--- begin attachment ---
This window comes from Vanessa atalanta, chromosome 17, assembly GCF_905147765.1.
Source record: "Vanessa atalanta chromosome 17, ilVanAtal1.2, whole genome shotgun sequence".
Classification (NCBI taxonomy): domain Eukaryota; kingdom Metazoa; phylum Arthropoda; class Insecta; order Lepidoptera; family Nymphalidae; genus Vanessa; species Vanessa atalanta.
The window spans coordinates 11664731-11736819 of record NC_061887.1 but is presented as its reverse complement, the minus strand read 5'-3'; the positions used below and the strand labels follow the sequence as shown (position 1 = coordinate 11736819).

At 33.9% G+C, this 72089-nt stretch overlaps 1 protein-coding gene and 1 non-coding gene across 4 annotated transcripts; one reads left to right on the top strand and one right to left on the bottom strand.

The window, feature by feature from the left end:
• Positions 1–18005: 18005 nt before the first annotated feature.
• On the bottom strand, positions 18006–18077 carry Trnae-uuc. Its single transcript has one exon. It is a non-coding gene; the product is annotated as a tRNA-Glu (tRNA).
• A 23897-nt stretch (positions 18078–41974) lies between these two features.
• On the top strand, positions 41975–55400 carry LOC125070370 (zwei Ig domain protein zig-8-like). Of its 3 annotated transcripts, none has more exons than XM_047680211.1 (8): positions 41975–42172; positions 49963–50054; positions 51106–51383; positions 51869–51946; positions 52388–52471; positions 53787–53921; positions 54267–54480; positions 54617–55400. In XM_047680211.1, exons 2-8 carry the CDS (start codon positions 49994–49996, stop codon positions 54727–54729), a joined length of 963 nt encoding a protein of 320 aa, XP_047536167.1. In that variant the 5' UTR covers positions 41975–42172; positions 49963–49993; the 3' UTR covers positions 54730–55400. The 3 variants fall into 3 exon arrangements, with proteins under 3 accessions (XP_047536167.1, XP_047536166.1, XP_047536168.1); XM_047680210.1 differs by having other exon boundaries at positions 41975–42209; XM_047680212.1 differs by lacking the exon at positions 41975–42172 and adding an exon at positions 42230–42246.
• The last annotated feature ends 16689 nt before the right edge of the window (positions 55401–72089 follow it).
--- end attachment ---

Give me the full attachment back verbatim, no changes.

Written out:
This window comes from Vanessa atalanta, chromosome 17, assembly GCF_905147765.1.
Source record: "Vanessa atalanta chromosome 17, ilVanAtal1.2, whole genome shotgun sequence".
Classification (NCBI taxonomy): domain Eukaryota; kingdom Metazoa; phylum Arthropoda; class Insecta; order Lepidoptera; family Nymphalidae; genus Vanessa; species Vanessa atalanta.
The window spans coordinates 11664731-11736819 of record NC_061887.1 but is presented as its reverse complement, the minus strand read 5'-3'; the positions used below and the strand labels follow the sequence as shown (position 1 = coordinate 11736819).

At 33.9% G+C, this 72089-nt stretch overlaps 1 protein-coding gene and 1 non-coding gene across 4 annotated transcripts; one reads left to right on the top strand and one right to left on the bottom strand.

The window, feature by feature from the left end:
• Positions 1–18005: 18005 nt before the first annotated feature.
• On the bottom strand, positions 18006–18077 carry Trnae-uuc. Its single transcript has one exon. It is a non-coding gene; the product is annotated as a tRNA-Glu (tRNA).
• A 23897-nt stretch (positions 18078–41974) lies between these two features.
• On the top strand, positions 41975–55400 carry LOC125070370 (zwei Ig domain protein zig-8-like). Of its 3 annotated transcripts, none has more exons than XM_047680211.1 (8): positions 41975–42172; positions 49963–50054; positions 51106–51383; positions 51869–51946; positions 52388–52471; positions 53787–53921; positions 54267–54480; positions 54617–55400. In XM_047680211.1, exons 2-8 carry the CDS (start codon positions 49994–49996, stop codon positions 54727–54729), a joined length of 963 nt encoding a protein of 320 aa, XP_047536167.1. In that variant the 5' UTR covers positions 41975–42172; positions 49963–49993; the 3' UTR covers positions 54730–55400. The 3 variants fall into 3 exon arrangements, with proteins under 3 accessions (XP_047536167.1, XP_047536166.1, XP_047536168.1); XM_047680210.1 differs by having other exon boundaries at positions 41975–42209; XM_047680212.1 differs by lacking the exon at positions 41975–42172 and adding an exon at positions 42230–42246.
• The last annotated feature ends 16689 nt before the right edge of the window (positions 55401–72089 follow it).